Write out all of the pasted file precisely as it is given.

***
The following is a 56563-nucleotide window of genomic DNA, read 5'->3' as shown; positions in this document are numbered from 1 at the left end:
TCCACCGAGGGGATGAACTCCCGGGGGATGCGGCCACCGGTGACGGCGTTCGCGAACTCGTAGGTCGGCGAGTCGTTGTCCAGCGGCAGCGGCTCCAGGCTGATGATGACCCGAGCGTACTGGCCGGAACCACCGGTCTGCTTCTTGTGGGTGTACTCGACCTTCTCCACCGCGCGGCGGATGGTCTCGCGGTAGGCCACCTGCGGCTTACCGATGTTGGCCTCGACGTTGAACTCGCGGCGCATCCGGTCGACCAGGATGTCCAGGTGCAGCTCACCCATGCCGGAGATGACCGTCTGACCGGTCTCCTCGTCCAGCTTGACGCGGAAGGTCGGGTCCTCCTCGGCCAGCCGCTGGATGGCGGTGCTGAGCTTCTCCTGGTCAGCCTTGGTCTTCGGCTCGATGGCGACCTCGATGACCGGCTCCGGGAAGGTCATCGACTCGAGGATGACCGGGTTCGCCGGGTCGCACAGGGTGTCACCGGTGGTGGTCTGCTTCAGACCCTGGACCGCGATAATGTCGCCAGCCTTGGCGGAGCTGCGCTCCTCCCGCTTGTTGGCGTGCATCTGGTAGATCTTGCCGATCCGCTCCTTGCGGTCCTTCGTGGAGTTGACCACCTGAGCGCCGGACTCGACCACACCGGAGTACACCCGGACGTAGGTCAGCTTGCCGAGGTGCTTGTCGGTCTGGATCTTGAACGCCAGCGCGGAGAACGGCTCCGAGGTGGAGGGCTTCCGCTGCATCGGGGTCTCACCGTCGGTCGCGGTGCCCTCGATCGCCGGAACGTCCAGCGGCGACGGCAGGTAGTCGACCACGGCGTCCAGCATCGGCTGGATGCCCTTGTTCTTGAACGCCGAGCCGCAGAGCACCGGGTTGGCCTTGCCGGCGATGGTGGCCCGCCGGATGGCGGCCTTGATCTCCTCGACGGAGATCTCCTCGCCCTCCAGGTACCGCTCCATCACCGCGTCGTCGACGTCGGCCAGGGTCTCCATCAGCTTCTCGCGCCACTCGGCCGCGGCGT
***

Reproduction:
The following is a 56563-nucleotide window of genomic DNA, read 5'->3' as shown; positions in this document are numbered from 1 at the left end:
TCCACCGAGGGGATGAACTCCCGGGGGATGCGGCCACCGGTGACGGCGTTCGCGAACTCGTAGGTCGGCGAGTCGTTGTCCAGCGGCAGCGGCTCCAGGCTGATGATGACCCGAGCGTACTGGCCGGAACCACCGGTCTGCTTCTTGTGGGTGTACTCGACCTTCTCCACCGCGCGGCGGATGGTCTCGCGGTAGGCCACCTGCGGCTTACCGATGTTGGCCTCGACGTTGAACTCGCGGCGCATCCGGTCGACCAGGATGTCCAGGTGCAGCTCACCCATGCCGGAGATGACCGTCTGACCGGTCTCCTCGTCCAGCTTGACGCGGAAGGTCGGGTCCTCCTCGGCCAGCCGCTGGATGGCGGTGCTGAGCTTCTCCTGGTCAGCCTTGGTCTTCGGCTCGATGGCGACCTCGATGACCGGCTCCGGGAAGGTCATCGACTCGAGGATGACCGGGTTCGCCGGGTCGCACAGGGTGTCACCGGTGGTGGTCTGCTTCAGACCCTGGACCGCGATAATGTCGCCAGCCTTGGCGGAGCTGCGCTCCTCCCGCTTGTTGGCGTGCATCTGGTAGATCTTGCCGATCCGCTCCTTGCGGTCCTTCGTGGAGTTGACCACCTGAGCGCCGGACTCGACCACACCGGAGTACACCCGGACGTAGGTCAGCTTGCCGAGGTGCTTGTCGGTCTGGATCTTGAACGCCAGCGCGGAGAACGGCTCCGAGGTGGAGGGCTTCCGCTGCATCGGGGTCTCACCGTCGGTCGCGGTGCCCTCGATCGCCGGAACGTCCAGCGGCGACGGCAGGTAGTCGACCACGGCGTCCAGCATCGGCTGGATGCCCTTGTTCTTGAACGCCGAGCCGCAGAGCACCGGGTTGGCCTTGCCGGCGATGGTGGCCCGCCGGATGGCGGCCTTGATCTCCTCGACGGAGATCTCCTCGCCCTCCAGGTACCGCTCCATCACCGCGTCGTCGACGTCGGCCAGGGTCTCCATCAGCTTCTCGCGCCACTCGGCCGCGGCGT